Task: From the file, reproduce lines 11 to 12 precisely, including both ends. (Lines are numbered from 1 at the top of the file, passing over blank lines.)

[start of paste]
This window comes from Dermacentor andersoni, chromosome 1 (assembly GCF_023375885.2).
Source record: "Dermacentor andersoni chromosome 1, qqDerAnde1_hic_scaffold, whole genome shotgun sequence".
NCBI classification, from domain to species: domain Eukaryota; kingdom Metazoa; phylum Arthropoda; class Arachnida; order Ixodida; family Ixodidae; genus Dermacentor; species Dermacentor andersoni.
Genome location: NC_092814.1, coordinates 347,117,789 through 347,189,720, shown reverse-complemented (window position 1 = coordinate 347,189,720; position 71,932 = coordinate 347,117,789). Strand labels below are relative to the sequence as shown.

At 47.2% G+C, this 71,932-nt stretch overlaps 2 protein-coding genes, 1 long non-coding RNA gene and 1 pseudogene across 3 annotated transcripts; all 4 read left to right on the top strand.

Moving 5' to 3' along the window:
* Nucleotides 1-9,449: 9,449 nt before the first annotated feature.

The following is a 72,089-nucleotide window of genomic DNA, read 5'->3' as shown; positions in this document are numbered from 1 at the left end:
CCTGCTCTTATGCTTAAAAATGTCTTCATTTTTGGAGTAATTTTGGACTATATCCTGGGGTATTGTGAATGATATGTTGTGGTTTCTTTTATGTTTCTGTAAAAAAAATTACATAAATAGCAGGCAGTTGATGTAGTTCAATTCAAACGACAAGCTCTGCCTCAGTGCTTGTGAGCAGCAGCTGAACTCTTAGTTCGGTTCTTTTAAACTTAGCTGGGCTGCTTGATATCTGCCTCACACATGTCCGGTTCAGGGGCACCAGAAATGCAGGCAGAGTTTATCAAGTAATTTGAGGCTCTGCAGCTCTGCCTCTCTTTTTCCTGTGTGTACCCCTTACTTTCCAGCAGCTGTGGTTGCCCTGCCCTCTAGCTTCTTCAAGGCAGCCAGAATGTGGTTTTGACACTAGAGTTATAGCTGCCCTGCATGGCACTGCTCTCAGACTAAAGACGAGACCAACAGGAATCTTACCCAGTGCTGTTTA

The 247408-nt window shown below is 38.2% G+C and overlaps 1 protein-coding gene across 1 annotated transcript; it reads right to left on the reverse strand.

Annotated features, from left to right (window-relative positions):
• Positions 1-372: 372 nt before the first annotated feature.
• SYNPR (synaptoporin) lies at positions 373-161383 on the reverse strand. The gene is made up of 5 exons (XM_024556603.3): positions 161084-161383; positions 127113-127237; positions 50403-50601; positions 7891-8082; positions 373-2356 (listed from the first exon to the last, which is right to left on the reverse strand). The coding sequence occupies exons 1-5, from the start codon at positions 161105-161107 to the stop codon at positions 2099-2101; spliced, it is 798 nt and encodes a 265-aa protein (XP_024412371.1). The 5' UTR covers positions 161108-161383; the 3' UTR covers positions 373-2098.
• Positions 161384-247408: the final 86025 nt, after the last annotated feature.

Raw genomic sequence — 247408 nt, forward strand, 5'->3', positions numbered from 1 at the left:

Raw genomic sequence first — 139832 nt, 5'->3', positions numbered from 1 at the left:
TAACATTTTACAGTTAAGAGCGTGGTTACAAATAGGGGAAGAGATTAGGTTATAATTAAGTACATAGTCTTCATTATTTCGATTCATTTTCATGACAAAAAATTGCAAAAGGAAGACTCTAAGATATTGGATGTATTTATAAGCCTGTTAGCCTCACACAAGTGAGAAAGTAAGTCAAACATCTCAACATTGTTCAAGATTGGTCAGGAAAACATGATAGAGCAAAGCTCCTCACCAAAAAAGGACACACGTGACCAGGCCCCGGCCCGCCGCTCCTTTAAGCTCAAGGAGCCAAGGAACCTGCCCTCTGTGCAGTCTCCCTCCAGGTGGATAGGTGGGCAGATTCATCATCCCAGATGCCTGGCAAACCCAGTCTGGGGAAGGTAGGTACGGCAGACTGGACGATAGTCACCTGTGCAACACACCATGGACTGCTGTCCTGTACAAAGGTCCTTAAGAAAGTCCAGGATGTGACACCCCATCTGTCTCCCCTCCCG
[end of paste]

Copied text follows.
Annotated features, from left to right (window-relative positions):
• Positions 1-372: 372 nt before the first annotated feature.